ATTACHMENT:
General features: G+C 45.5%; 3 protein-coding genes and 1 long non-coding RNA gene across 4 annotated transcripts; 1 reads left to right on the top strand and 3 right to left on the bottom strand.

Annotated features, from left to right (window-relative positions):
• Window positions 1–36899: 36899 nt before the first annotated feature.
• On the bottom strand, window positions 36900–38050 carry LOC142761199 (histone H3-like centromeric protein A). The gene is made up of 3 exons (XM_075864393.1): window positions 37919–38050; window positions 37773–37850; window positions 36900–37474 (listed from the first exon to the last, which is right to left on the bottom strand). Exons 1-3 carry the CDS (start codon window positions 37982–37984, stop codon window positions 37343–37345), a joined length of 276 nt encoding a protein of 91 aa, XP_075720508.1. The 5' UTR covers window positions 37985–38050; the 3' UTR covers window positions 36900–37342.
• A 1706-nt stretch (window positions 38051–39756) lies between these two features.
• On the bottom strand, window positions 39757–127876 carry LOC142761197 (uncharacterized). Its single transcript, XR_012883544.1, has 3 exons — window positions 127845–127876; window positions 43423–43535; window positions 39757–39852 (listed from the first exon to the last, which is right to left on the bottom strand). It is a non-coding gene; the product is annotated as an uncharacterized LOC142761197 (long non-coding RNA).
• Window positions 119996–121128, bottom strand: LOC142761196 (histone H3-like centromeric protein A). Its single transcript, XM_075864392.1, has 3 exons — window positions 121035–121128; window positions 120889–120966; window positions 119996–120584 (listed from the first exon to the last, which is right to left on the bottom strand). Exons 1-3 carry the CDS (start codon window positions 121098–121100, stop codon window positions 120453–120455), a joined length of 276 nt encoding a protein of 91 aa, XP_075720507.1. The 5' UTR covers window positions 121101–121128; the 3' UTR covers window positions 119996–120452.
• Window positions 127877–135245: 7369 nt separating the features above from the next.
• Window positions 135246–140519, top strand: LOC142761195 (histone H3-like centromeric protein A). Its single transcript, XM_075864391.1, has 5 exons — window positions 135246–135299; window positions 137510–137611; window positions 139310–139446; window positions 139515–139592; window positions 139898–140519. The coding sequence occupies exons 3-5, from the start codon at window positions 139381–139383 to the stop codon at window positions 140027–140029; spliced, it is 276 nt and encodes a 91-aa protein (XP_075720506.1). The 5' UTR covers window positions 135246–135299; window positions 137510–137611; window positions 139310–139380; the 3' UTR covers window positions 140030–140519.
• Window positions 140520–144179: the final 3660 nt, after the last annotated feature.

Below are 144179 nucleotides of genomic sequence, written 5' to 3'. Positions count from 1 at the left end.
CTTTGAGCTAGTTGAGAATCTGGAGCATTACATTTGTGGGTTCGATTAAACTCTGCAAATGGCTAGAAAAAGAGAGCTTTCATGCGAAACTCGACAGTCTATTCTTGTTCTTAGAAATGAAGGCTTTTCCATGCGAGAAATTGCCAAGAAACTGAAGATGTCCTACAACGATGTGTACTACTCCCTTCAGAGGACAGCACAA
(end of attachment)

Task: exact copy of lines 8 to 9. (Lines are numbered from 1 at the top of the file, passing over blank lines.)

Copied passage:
• Window positions 127877–135245: 7369 nt separating the features above from the next.
• Window positions 135246–140519, top strand: LOC142761195 (histone H3-like centromeric protein A). Its single transcript, XM_075864391.1, has 5 exons — window positions 135246–135299; window positions 137510–137611; window positions 139310–139446; window positions 139515–139592; window positions 139898–140519. The coding sequence occupies exons 3-5, from the start codon at window positions 139381–139383 to the stop codon at window positions 140027–140029; spliced, it is 276 nt and encodes a 91-aa protein (XP_075720506.1). The 5' UTR covers window positions 135246–135299; window positions 137510–137611; window positions 139310–139380; the 3' UTR covers window positions 140030–140519.